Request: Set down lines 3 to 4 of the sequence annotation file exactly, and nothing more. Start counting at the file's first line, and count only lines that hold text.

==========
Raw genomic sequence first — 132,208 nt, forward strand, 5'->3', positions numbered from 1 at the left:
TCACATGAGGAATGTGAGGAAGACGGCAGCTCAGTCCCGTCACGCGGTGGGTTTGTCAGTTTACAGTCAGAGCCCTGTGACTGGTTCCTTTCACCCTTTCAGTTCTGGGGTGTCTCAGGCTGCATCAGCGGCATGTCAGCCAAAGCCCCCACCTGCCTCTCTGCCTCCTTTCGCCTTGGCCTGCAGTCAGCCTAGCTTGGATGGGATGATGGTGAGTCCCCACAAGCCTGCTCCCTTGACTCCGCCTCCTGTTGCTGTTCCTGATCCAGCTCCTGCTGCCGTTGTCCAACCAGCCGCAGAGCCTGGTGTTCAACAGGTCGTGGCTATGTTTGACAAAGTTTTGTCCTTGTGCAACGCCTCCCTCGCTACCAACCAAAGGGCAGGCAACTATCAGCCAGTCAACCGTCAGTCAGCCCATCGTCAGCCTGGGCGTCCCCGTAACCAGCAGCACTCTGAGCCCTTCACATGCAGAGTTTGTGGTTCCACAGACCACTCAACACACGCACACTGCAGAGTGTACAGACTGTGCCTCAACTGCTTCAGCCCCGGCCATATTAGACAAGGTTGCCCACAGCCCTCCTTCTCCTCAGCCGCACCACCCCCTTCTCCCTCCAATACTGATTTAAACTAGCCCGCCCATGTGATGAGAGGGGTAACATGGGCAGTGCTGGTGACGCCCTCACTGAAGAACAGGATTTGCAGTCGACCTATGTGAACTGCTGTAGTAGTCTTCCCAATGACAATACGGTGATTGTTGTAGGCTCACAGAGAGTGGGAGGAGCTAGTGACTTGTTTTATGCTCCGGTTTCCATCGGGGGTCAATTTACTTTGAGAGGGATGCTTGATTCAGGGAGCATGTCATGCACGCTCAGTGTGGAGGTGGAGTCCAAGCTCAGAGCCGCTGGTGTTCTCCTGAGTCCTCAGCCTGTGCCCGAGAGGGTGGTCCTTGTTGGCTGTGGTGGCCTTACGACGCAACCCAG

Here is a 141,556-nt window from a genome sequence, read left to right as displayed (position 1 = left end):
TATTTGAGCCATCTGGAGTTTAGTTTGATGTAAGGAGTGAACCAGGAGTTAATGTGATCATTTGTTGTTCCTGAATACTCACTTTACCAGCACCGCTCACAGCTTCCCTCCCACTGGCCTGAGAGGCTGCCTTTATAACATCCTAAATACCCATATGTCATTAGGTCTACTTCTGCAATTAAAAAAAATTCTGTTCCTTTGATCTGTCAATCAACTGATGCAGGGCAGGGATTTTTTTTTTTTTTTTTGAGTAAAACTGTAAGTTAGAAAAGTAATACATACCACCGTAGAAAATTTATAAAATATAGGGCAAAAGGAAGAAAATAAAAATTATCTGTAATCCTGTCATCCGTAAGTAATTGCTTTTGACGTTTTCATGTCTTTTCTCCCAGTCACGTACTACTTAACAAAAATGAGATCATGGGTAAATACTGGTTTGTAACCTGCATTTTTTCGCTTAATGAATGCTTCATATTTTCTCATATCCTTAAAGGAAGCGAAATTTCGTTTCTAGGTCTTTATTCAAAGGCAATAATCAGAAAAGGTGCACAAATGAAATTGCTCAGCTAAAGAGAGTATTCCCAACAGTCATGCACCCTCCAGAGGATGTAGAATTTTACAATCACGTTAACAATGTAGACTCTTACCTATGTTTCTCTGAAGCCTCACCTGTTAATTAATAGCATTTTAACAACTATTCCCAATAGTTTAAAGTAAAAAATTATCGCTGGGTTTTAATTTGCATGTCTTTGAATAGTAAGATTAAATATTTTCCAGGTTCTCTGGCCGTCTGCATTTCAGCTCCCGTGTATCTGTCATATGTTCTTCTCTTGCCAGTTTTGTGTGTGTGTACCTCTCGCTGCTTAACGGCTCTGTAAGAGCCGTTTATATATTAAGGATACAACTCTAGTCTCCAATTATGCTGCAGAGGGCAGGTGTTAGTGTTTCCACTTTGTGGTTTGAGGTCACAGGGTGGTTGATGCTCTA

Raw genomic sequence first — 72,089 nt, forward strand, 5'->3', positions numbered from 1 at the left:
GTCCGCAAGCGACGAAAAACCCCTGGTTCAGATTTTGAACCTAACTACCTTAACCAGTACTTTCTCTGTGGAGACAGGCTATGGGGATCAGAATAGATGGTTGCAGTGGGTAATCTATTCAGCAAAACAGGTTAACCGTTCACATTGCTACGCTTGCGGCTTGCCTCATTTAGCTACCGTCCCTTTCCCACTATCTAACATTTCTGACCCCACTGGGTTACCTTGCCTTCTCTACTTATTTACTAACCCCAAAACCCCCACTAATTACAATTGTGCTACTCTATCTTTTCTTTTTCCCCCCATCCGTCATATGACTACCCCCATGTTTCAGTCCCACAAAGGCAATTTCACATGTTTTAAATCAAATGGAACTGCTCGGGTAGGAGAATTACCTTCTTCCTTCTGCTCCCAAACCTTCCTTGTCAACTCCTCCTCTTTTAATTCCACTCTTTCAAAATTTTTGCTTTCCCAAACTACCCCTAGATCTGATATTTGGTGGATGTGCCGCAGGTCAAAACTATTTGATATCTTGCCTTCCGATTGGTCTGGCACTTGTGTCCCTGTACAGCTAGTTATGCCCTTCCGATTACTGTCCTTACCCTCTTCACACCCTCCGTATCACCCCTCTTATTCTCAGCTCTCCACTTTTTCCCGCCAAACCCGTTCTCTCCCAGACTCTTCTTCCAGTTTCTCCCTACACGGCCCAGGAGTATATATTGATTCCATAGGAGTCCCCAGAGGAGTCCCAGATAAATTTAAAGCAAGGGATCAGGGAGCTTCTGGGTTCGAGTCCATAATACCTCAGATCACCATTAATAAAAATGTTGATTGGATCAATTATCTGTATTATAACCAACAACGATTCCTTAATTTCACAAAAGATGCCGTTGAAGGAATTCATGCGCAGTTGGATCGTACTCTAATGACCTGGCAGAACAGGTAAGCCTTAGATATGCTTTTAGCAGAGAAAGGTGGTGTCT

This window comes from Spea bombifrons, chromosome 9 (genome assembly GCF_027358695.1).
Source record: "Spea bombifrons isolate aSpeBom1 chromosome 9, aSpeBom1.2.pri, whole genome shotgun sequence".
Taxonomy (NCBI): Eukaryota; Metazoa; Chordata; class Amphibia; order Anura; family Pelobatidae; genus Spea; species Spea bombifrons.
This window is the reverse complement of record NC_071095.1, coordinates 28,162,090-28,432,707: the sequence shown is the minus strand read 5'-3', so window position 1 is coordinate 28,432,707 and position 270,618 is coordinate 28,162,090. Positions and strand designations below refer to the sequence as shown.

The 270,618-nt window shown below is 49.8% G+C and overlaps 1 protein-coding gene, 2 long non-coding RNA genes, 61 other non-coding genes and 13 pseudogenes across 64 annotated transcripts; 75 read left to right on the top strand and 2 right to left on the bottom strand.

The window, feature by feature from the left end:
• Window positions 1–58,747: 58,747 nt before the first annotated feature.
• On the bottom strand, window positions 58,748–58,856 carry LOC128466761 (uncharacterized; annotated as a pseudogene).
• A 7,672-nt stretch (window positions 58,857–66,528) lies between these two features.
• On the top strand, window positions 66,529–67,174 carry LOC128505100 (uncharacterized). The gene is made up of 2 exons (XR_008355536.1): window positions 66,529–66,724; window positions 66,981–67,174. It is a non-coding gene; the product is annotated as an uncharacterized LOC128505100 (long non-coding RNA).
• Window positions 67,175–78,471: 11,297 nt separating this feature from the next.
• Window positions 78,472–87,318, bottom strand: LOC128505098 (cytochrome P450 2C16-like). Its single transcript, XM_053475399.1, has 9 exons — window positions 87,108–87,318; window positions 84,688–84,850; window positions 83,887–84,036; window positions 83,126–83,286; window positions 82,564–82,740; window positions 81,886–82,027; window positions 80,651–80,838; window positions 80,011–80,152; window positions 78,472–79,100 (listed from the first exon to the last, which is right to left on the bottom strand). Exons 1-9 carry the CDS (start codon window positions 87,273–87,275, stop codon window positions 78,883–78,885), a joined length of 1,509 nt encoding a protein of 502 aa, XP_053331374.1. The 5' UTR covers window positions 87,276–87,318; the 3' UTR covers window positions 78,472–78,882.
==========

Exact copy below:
Here is a 141,556-nt window from a genome sequence, read left to right as displayed (position 1 = left end):
TATTTGAGCCATCTGGAGTTTAGTTTGATGTAAGGAGTGAACCAGGAGTTAATGTGATCATTTGTTGTTCCTGAATACTCACTTTACCAGCACCGCTCACAGCTTCCCTCCCACTGGCCTGAGAGGCTGCCTTTATAACATCCTAAATACCCATATGTCATTAGGTCTACTTCTGCAATTAAAAAAAATTCTGTTCCTTTGATCTGTCAATCAACTGATGCAGGGCAGGGATTTTTTTTTTTTTTTTTGAGTAAAACTGTAAGTTAGAAAAGTAATACATACCACCGTAGAAAATTTATAAAATATAGGGCAAAAGGAAGAAAATAAAAATTATCTGTAATCCTGTCATCCGTAAGTAATTGCTTTTGACGTTTTCATGTCTTTTCTCCCAGTCACGTACTACTTAACAAAAATGAGATCATGGGTAAATACTGGTTTGTAACCTGCATTTTTTCGCTTAATGAATGCTTCATATTTTCTCATATCCTTAAAGGAAGCGAAATTTCGTTTCTAGGTCTTTATTCAAAGGCAATAATCAGAAAAGGTGCACAAATGAAATTGCTCAGCTAAAGAGAGTATTCCCAACAGTCATGCACCCTCCAGAGGATGTAGAATTTTACAATCACGTTAACAATGTAGACTCTTACCTATGTTTCTCTGAAGCCTCACCTGTTAATTAATAGCATTTTAACAACTATTCCCAATAGTTTAAAGTAAAAAATTATCGCTGGGTTTTAATTTGCATGTCTTTGAATAGTAAGATTAAATATTTTCCAGGTTCTCTGGCCGTCTGCATTTCAGCTCCCGTGTATCTGTCATATGTTCTTCTCTTGCCAGTTTTGTGTGTGTGTACCTCTCGCTGCTTAACGGCTCTGTAAGAGCCGTTTATATATTAAGGATACAACTCTAGTCTCCAATTATGCTGCAGAGGGCAGGTGTTAGTGTTTCCACTTTGTGGTTTGAGGTCACAGGGTGGTTGATGCTCTA